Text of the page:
His favorite dish is the Smashed Smoke. General manager Jenn Cajthaml says it’s her favorite, too, as well as being a big award winner.
“It recently won $10,000 at Burger Bash in Florida,” Ms. Cajthaml said.
The 7 ounces of certified Angus beef is smothered with caramelized Spanish onion, Mecox cheddar, peppercorn bacon, sweet ketchup and a quick blast of liquid smoke. Originally the chef tried smoking the beef, but it was too strong, then he tried soaking the beef in liquid smoke, but again it was too strong. Finally one day he just hit it with a little liquid smoke under the cheese and it was just right, he reported.
“You’re able to have smoky flavor but also you can still taste the beef ... 90 percent of the time it’s just keep trying different things until one works,” Mr. Buffalino explained.
LT Burger is a comfort food burger joint with the complex flavor combinations of dishes made by real chefs, he added.
“It has the framework of a large scale restaurant, while putting out burger-style food. The result is consistency, customer satisfaction and customer faith,” Mr. Buffalino reported.
LT Burger is located at 62 Main Street. The coffee shop is open Monday through Thursday 7 a.m. to 10 p.m., Friday and Saturday 7 a.m. to l1 p.m. and Sunday 7 a.m. to 10 p.m. The restaurant serves Monday through Thursday 11:45 a.m. to 10 p.m., Friday and Saturday 7 a.m. to 11a.m. with a quick break, reopening from 11:30 a.m. to 11 p.m., and Sunday from 7 a.m. to 11 a.m. and 11:30 a.m. to 10p.m.
Most Popular: The Cuddy Burger; $19.
Signature Dish: Fried Chicken and Waffles; $24.
Chef’s Favorite: Pan Seared Sea Scallops; $34.
The Cuddy is an American gastropub, opened by the owners of Sen (next door) this spring. The idea was to have a food-forward pub, serving local ingredients all prepared in-house, with micro brews and house-aged liquors, said part-owner Jesse Matsuoka.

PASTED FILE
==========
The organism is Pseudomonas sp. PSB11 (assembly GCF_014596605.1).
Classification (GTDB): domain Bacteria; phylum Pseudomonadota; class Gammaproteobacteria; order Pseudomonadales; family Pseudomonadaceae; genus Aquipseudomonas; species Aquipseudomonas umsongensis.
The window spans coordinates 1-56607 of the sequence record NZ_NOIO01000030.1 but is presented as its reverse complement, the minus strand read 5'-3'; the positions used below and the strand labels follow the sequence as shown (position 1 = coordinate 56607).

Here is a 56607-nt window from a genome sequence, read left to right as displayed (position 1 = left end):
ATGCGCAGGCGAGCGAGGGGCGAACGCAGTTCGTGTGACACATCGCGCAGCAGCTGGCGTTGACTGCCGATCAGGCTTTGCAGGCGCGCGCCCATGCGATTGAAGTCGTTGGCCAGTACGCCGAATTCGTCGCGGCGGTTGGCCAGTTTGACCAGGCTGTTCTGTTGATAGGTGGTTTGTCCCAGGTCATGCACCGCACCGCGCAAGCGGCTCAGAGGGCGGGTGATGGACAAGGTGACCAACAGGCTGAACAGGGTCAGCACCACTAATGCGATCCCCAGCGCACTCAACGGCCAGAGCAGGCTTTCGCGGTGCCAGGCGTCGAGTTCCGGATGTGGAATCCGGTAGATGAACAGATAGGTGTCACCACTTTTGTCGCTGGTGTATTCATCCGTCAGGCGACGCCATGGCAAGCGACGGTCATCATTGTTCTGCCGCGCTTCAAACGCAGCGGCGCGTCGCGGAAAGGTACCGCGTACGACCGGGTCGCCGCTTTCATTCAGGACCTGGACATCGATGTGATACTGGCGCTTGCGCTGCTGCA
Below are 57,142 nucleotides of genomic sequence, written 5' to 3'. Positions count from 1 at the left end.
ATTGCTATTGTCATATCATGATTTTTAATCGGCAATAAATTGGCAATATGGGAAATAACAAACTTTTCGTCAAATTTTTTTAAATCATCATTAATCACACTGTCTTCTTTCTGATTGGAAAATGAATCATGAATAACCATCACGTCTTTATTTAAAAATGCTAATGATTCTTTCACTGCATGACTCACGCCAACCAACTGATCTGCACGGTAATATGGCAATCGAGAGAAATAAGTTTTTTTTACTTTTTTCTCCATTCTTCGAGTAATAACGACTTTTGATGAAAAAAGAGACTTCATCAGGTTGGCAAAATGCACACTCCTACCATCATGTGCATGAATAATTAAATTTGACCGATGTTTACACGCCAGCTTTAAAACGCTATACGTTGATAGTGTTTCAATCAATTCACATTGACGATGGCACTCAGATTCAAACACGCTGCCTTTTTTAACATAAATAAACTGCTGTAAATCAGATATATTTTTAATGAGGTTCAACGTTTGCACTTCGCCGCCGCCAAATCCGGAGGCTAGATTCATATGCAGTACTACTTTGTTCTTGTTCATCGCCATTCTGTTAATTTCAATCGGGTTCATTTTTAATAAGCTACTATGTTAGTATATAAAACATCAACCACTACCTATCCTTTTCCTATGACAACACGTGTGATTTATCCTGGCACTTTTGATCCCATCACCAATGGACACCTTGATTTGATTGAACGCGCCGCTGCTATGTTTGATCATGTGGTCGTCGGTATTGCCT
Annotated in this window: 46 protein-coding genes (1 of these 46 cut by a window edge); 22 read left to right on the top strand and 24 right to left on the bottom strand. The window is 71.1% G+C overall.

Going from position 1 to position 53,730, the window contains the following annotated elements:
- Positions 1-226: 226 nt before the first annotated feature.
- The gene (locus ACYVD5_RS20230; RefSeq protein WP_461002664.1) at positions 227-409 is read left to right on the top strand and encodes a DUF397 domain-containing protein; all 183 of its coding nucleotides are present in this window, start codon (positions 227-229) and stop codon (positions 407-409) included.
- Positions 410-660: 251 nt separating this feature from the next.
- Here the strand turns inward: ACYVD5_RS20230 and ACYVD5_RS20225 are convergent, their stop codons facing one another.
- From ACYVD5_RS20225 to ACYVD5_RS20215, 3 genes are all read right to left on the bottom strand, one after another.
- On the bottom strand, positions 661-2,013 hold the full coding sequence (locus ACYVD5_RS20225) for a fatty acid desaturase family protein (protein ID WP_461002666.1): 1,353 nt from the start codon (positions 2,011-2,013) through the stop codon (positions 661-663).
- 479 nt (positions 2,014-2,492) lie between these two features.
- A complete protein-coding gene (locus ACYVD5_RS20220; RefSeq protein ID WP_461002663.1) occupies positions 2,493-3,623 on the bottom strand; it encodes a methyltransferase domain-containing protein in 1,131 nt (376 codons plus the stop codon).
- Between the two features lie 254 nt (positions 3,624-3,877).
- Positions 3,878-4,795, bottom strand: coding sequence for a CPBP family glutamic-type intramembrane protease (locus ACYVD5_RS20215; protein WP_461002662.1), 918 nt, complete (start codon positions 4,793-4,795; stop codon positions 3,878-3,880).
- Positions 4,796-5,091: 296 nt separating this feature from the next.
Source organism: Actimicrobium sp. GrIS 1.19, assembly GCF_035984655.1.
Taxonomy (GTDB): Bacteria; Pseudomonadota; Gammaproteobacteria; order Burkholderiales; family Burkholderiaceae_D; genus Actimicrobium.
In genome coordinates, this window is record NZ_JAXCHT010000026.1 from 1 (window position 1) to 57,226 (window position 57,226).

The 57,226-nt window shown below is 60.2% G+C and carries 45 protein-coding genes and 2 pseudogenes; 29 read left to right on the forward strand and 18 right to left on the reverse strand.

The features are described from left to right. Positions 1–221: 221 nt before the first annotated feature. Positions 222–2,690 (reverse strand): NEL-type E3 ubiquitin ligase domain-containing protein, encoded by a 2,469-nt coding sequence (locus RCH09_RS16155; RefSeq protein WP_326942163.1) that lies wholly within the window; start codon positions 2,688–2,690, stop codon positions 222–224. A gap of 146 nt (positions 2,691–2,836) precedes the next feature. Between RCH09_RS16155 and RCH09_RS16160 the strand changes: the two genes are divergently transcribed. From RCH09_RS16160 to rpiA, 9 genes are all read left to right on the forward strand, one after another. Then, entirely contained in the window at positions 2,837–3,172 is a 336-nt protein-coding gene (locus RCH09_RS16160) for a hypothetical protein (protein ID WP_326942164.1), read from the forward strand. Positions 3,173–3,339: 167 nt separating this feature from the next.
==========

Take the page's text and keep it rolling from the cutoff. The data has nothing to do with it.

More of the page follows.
“This place is so busy we can’t keep up, which is a good problem to have,” he said last week.
For The Cuddy, Jesse, his father, Tora, and brother, also named Tora, have once again partnered with Jeff Resnick to bring farm-to-table food to Sag Harbor. All of the meat comes from D’Artagnan purveyors, and the vegetables and micro greens are locally grown, Mr. Matsuoka said. The group also owns Sen, and previously owned Phao, which once occupied The Cuddy space.
“It’s really a family project of utilizing everyone’s talents coming together and making a beautiful restaurant,” Mr. Matsuoka said.
The most popular dish at The Cuddy is The Cuddy Burger, which is ground in-house and is a blend of Wagyu, sirloin and brisket. It is grilled and served on a brioche bun with aged cheddar, caramelized onions and house-made tomato jam and dill pickles. The burger is accompanied by hand-cut truffle fries.
The signature dish is the Fried Chicken and Waffles. The chef orders whole birds, breaks them down in-house and prepares a confit in duck fat. The leg and thigh are then held in buttermilk, breaded in a 13-spice flour mix and deep fried to a moist crisp.
“We had to take one for the team and sleep with Ms. Sanders to get the recipe for that one,” Mr. Matsuoka said through laughs, referring to the international chicken chain’s secret spice recipe.
The Pan Seared Scallops are the chef’s favorite dish. The scallops are caramelized, served over grits with house-cured bacon bits, tomato jam and Panang curry.
“If anyone isn’t using fresh fish in the Hamptons they’re crazy,” Mr. Matsuoka said of the fresh local sea scallops he serves.
Just about everything at The Cuddy is made in house, including ice cream, pasta, and Brazilian rum, which ages on the bar in oak barrels.
The Cuddy is located at 29 Main Street. It is open for brunch Thursday through Sunday at 10:30 a.m., and for dinner seven days a week at 5 p.m.